Advertising And Marketing | UK Regulatory Outlook May 2024

The UK Advertising Standards Authority (ASA) has published findings from its consumer research, conducted over the last year, which looked at the types of environmental claims currently...
UK Media, Telecoms, IT, Entertainment
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ASA publishes outcome of its consumer research into environmental claims in food advertising

The UK Advertising Standards Authority (ASA) has published findings from its consumer research, conducted over the last year, which looked at the types of environmental claims currently being made in food advertising and how consumers understand them.

Key findings include:

  • Generally, consumers believe that advertising is highly monitored and regulated in the UK and that brands cannot make environmental claims in ads without evidence and verification. Therefore, these claims tend to be accepted at face value (for example, broad claims, such as "good for the planet"). However, some consumers did express concern that some claims are too general to be verifiable. The use of specific terminology like "plant-based" or "vegan" is often assumed to be accurate as it is viewed as clear and verifiable.
  • Using specific terminology or images in ads can create a "halo" effect, making people associate certain qualities with products even if those qualities have not been claimed directly. For example, using the word "natural" can lead to an assumption that the product is also certified organic.
  • Visual imagery can cause people to make assumptions about claims related to the environment, animal welfare, and health. Images of products which appear to be "fresh" can be perceived as inherently "healthy" in the same way that products described as "natural" or "plant-based" are often understood. The use of "green", both as a colour and a word, can lead consumers to perceive a brand as being environmentally conscious even if no explicit claims are made.

In light of these findings, the ASA has identified various steps it and the Committee of Advertising Practice (CAP) plan to take in 2024:

  • The ASA will continue its engagement with the Competition and Markets Authority, Department for Environment, Food and Rural Affairs (Defra) and industry stakeholders.
  • CAP intends to provide further guidance to industry this summer in the form of a series of insight articles.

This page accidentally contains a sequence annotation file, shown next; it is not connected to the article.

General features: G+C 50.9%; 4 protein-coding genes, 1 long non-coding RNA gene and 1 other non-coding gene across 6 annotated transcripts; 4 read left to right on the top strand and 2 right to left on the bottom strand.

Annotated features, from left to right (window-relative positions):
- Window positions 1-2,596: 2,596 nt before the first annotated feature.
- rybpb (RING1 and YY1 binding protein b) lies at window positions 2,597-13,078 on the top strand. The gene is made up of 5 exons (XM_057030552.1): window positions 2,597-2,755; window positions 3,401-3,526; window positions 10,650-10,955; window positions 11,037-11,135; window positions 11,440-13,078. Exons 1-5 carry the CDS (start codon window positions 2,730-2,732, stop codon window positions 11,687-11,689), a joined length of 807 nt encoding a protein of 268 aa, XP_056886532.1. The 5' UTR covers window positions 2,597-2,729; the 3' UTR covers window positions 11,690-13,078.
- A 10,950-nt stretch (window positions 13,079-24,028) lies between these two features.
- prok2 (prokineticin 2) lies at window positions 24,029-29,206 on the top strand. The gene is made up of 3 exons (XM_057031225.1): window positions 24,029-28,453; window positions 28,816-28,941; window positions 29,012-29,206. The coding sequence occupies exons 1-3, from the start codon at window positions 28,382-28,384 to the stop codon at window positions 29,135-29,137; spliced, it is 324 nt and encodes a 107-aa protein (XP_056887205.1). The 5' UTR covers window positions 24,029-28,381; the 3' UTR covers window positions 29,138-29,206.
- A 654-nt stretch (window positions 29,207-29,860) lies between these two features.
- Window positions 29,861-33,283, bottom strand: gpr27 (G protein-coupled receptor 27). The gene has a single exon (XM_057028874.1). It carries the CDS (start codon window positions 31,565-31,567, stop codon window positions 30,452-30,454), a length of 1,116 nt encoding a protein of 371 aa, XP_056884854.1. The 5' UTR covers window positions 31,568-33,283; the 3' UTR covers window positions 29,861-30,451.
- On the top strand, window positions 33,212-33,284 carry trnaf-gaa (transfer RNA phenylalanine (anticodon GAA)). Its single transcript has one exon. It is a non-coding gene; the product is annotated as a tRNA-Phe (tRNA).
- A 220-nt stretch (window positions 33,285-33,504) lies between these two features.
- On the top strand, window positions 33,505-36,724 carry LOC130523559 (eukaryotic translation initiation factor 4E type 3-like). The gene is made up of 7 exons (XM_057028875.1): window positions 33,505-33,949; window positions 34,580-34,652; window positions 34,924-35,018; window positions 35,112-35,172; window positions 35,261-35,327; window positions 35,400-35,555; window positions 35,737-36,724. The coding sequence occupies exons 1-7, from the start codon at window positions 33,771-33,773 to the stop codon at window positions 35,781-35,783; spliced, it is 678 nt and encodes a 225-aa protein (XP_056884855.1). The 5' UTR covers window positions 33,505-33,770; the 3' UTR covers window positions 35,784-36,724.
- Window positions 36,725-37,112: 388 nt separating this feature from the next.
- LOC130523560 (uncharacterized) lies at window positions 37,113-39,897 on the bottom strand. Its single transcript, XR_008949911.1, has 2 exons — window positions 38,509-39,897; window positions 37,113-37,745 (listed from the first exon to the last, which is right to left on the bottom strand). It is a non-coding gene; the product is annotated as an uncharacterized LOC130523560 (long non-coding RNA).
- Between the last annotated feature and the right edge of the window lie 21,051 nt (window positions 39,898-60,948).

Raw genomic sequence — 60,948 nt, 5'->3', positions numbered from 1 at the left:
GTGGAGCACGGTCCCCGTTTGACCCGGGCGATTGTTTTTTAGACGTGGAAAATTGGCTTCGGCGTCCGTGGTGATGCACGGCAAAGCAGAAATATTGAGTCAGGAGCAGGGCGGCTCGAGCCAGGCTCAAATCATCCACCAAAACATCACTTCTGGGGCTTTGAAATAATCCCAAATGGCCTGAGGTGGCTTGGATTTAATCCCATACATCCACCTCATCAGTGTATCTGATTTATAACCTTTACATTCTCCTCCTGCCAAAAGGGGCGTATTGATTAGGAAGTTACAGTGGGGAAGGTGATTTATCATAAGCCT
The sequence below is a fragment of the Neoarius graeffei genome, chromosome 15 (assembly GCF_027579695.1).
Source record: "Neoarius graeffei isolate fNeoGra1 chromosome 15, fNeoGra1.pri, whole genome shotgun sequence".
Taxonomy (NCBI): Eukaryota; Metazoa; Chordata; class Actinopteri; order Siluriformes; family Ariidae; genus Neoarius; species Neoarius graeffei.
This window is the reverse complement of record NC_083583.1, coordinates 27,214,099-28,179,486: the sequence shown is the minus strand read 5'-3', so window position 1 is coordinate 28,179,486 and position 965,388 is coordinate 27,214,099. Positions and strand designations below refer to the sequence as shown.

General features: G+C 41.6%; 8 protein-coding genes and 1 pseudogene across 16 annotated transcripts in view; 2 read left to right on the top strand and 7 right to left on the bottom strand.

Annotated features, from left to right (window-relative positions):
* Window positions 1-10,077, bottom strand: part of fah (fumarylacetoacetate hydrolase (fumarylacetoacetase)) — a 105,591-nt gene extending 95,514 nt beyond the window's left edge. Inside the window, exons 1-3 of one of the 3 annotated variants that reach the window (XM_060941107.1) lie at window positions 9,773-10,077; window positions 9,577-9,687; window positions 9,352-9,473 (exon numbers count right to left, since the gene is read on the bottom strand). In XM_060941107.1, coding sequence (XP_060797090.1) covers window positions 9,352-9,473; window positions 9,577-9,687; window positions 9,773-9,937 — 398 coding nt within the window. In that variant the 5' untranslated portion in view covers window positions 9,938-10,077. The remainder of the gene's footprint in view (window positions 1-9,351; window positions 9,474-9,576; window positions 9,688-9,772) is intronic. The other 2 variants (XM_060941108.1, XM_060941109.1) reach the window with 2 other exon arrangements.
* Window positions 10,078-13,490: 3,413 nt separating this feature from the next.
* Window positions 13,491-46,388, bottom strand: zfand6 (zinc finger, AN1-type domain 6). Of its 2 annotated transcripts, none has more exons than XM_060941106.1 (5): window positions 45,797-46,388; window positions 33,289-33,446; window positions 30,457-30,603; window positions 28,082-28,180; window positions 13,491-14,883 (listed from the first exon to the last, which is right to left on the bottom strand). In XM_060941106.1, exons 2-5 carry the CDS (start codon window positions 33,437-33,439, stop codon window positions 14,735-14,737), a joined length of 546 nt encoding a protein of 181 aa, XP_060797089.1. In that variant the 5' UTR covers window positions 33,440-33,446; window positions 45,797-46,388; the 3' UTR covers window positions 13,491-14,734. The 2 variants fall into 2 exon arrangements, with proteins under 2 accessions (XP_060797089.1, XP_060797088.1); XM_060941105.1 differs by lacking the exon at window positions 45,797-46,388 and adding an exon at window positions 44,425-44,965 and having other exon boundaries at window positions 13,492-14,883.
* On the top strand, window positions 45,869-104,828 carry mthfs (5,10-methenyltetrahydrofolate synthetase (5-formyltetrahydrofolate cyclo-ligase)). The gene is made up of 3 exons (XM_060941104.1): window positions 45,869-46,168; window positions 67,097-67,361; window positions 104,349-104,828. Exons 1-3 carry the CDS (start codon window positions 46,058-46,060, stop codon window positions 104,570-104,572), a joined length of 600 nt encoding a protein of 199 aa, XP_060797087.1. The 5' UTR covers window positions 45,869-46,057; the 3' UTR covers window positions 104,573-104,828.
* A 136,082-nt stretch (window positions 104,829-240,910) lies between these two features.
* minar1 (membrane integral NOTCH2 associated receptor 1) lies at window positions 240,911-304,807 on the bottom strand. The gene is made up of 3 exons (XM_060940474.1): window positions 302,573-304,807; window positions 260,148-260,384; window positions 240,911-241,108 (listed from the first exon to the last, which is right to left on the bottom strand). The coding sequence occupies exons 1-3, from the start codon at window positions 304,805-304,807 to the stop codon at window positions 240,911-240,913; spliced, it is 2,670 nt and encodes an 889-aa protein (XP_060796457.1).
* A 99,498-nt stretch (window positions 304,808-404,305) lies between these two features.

• From July 2024, the ASA and CAP will carry out additional monitoring and follow-up engagement to address obvious breaches based on existing ASA rulings and guidance, with the potential to formally investigate other, less obvious cases. Particular focus will be on unqualified sustainability and comparative environmental impact claims.
  • The ASA will continue monitoring for potentially misleading "green" imagery issues in 2024.

ASA publishes new guidance on ad labelling in podcasts

The ASA and CAP have published new research and guidance on ways to ensure that ads read by hosts in podcasts are clearly identifiable and can be distinguished from editorial content.

The ASA's consumer research report finds that:

  • participants tended to have negative views towards ads in podcasts, however, most of them agreed on the need for ads in podcasts as means to enable free access. There was a tension between the participants' preference for ads to be easy to listen to and the need for ads to be clear and distinct from the main content;
  • the use of signifying terms, such as "paid advertisement" or "sponsored by", was considered the most effective way to mark the commercial content in a podcast. Consumers also found it useful when such terms are accompanied by other markers to ensure ads are fully clear and distinct, such as music or a jingle at the start and end or a distinct change in the hosts' tone and making sure that the ad is short and focused on the product being promoted; and
  • participants highlighted the need for stricter regulation on the use of personal testimony in host-read ads.

The new CAP guidance aims to help podcast hosts make sure their ads are clearly disclosed as such. CAP strongly advises advertisers to "disclose advertising content using a clear, up-front signifying term" and to use other markers additionally (such as those identified by consumer research) in host-read ads.

The guidance takes effect on 16 August 2024.

FCA publishes finalised anti-greenwashing guidance

The UK Financial Conduct Authority (FCA) has published finalised guidance on its anti-greenwashing rule that comes into force on 31 May 2024 and will apply to all regulated firms in the UK. See our Insight for more details.

The content of this article is intended to provide a general guide to the subject matter. Specialist advice should be sought about your specific circumstances.

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